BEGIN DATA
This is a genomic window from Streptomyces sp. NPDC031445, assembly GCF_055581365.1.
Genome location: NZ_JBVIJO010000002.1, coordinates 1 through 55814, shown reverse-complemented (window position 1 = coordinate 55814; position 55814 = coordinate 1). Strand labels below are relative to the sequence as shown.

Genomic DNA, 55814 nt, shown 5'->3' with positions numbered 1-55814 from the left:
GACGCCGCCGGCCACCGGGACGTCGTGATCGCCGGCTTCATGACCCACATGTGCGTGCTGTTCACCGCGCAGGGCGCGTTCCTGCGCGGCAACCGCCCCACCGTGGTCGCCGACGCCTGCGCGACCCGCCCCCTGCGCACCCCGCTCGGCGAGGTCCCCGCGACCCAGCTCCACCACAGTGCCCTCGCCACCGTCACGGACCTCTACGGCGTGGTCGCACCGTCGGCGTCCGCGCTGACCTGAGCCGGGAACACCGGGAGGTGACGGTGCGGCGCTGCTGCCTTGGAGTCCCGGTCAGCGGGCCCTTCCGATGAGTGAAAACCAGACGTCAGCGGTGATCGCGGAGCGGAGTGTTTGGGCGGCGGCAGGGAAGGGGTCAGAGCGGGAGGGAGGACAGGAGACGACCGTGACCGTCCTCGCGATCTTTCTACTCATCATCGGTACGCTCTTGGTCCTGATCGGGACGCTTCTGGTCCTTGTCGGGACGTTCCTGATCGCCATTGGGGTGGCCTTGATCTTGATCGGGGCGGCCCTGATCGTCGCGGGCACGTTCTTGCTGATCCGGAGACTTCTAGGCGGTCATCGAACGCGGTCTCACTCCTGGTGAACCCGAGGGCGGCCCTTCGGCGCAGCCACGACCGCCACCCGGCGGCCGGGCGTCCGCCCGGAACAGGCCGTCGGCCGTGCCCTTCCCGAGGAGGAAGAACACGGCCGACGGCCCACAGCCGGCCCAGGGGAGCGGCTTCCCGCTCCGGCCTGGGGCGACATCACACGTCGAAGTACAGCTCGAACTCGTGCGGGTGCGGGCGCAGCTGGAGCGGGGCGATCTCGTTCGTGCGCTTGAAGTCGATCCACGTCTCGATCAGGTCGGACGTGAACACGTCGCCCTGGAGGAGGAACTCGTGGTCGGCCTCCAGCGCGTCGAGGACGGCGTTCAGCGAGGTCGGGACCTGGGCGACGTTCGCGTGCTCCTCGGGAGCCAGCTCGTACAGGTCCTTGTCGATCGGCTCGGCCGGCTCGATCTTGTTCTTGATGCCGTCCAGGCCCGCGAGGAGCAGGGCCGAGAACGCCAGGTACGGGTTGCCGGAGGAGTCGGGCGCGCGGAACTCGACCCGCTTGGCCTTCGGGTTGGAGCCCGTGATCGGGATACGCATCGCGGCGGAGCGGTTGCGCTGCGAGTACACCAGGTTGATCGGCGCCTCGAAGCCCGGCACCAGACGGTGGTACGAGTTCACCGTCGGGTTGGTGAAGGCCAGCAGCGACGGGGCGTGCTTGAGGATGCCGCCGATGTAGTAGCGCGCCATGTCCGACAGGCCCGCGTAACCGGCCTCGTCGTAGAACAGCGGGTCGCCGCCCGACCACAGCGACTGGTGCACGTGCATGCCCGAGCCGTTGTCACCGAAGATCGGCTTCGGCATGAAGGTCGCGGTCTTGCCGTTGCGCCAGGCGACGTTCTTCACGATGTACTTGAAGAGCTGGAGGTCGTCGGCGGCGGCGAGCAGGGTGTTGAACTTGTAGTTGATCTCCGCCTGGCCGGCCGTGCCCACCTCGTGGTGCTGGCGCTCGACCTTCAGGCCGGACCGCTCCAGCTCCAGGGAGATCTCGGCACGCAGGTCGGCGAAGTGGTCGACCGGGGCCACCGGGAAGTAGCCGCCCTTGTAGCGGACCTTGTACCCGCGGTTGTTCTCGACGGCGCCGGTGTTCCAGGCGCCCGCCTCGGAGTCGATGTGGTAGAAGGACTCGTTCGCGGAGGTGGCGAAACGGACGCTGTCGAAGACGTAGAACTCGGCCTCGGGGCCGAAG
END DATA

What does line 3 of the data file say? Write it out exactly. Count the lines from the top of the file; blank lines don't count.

Genomic DNA, 55814 nt, shown 5'->3' with positions numbered 1-55814 from the left: